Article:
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City offers Huntertown sewage option

HUNTERTOWN – Huntertown got a double-whammy Wednesday.

Fort Wayne City Utilities presented a plan to Huntertown residents that would lower their sewer bills and offered to pay the town $1 million toward the needed infrastructure for that plan – a plan that town officials had never seen before.

Just a few hours earlier, Huntertown officials found out the town would not be getting the $14.2 million state loan they had counted on to build a new wastewater treatment plant.

About 50 people showed up at Cedar Canyon Elementary to hear a presentation on Huntertown’s utility options from Ted Nitza of City Utilities. The audience was a mix of Huntertown and Eel River residents, businesses, and town and county officials.

The town wants to disconnect from Fort Wayne City Utilities, which treats the town’s sewage, and build a wastewater treatment plant. Negotiations between the two have stalled.

Nitza outlined an option that would require $4 million in new infrastructure in the Huntertown area – of which City Utilities would kick in $1 million – and allow for a new connection point with City Utilities that would allow for the town’s growth by increasing capacity.

The advantages to Huntertown partnering with City Utilities included a $120 a year savings on sewer bills for Huntertown customers; Northwest Allen County Schools would save about $60,000 per year; and Huntertown would have a contractually-protected area for growth.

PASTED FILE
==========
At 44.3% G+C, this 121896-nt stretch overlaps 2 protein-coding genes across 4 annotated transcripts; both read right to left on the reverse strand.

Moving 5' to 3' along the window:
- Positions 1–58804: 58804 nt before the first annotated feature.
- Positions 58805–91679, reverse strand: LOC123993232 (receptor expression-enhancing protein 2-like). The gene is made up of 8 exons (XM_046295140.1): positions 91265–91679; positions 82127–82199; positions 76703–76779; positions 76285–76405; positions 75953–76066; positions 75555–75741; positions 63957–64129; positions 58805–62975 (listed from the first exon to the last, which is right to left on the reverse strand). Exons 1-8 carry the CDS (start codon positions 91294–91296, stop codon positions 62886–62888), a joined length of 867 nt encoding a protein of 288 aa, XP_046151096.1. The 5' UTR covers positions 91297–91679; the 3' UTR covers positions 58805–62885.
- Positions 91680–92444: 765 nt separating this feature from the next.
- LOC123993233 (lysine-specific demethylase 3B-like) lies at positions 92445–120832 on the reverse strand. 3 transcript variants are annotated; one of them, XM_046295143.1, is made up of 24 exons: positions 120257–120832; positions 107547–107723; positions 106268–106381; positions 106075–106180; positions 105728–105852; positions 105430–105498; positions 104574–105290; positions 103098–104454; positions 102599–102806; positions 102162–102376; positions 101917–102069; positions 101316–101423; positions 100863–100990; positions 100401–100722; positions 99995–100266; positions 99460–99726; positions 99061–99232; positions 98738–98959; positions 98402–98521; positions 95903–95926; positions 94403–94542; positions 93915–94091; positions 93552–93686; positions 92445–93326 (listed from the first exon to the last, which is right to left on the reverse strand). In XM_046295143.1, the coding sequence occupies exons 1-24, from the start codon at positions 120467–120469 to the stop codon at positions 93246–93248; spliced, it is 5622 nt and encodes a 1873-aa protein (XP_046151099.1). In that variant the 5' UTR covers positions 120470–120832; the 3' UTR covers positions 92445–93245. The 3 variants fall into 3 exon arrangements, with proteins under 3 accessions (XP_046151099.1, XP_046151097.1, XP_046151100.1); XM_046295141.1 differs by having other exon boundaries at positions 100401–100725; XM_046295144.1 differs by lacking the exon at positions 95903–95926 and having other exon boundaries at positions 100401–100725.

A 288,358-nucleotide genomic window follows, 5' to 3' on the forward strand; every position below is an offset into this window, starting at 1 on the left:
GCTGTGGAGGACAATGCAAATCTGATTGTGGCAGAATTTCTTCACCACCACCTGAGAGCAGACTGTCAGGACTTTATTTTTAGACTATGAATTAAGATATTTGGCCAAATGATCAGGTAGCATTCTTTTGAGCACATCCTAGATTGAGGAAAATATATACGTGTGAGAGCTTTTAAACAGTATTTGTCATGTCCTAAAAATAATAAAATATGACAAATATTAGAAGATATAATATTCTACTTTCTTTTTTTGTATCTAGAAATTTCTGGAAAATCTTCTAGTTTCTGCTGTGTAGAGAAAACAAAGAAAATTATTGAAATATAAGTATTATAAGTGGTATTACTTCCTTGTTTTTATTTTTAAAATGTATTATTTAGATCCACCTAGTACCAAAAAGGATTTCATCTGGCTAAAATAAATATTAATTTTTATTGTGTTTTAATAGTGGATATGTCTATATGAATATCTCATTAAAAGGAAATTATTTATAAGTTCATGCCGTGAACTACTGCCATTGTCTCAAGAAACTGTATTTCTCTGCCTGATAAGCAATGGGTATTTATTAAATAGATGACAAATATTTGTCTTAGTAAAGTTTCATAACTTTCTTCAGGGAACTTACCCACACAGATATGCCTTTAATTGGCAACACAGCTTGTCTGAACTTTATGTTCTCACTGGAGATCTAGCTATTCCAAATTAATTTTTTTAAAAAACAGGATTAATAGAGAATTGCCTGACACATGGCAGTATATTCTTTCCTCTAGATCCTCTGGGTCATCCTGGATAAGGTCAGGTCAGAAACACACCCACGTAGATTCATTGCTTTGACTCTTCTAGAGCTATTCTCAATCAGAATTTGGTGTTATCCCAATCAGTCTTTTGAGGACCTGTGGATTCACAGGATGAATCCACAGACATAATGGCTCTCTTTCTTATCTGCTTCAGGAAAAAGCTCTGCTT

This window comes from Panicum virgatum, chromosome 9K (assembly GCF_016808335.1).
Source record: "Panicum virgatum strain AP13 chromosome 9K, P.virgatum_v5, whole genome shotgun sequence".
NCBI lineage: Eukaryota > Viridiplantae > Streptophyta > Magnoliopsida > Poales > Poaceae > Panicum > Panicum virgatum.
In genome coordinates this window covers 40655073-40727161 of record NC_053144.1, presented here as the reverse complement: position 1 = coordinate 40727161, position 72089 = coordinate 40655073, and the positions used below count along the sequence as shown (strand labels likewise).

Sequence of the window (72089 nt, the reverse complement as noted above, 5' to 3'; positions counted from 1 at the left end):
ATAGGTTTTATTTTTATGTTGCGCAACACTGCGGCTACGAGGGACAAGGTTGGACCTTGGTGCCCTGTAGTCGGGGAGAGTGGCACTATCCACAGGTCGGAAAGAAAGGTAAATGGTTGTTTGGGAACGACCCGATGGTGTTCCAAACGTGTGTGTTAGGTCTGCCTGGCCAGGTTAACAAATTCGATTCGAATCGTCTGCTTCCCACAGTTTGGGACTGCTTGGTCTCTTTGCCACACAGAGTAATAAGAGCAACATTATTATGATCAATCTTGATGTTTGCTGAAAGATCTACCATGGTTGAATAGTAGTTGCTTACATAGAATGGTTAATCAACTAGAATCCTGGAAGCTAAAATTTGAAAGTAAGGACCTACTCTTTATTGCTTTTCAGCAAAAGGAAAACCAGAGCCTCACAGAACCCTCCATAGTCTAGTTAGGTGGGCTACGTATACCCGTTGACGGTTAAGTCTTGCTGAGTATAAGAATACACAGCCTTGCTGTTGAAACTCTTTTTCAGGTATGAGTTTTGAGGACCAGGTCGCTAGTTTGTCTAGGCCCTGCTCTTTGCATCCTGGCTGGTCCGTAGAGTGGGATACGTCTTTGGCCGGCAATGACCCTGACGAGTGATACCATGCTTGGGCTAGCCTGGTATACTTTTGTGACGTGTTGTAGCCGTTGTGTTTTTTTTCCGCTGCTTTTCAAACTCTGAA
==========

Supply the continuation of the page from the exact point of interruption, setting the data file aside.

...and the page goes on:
The connection and infrastruction system would allow Huntertown to add 4,000 new customers, and there would be a protected service and annexation area for the town, Nitza said.

By not building a wastewater treatment plant and partnering with the city, the town would avoid adding pollution to Eel River, where the proposed plant would discharge treated water – another advantage to the plan, Nitza said.

Huntertown Councilman Jim Fortman was in the audience and was surprised when he heard the plan.

“This is the first time I’ve seen this,” Fortman said. “All these years we have been talking with the city and this was never brought up.”

Fortman said he did not trust Nitza’s figures and still wondered what would happen to rates after a five-year projection period.

“Will they go up in year six or year seven?” he asked.

“I plan to check the engineering reports and numbers out myself,” he said.

The town had applied for a $14.2 million state loan on June 12 to help pay for the proposed plant, but received word Wednesday that they did not make the final cut of recipients.

Indiana’s revolving fund loan program provides low-interest financing for water quality protection projects. As loans are repaid, money becomes available again to finance new projects, ensuring a revolving fund.

Fortman said they will confer with the town’s utility service board members on what happens next.

The town’s first application to build a wastewater treatment plant was denied by IDEM two years ago, and the new plans were submitted in May. The town has spent hundreds of thousands of dollars appealing the first denial along with engineering and attorney fees related to the ongoing fight with City Utilities.

Huntertown recently received a permit to build a $4 million equalization basin to store and pretreat wastewater, which is necessary whether the town stays with City Utilities or builds its own plant. That project has been appealed by several Eel River residents.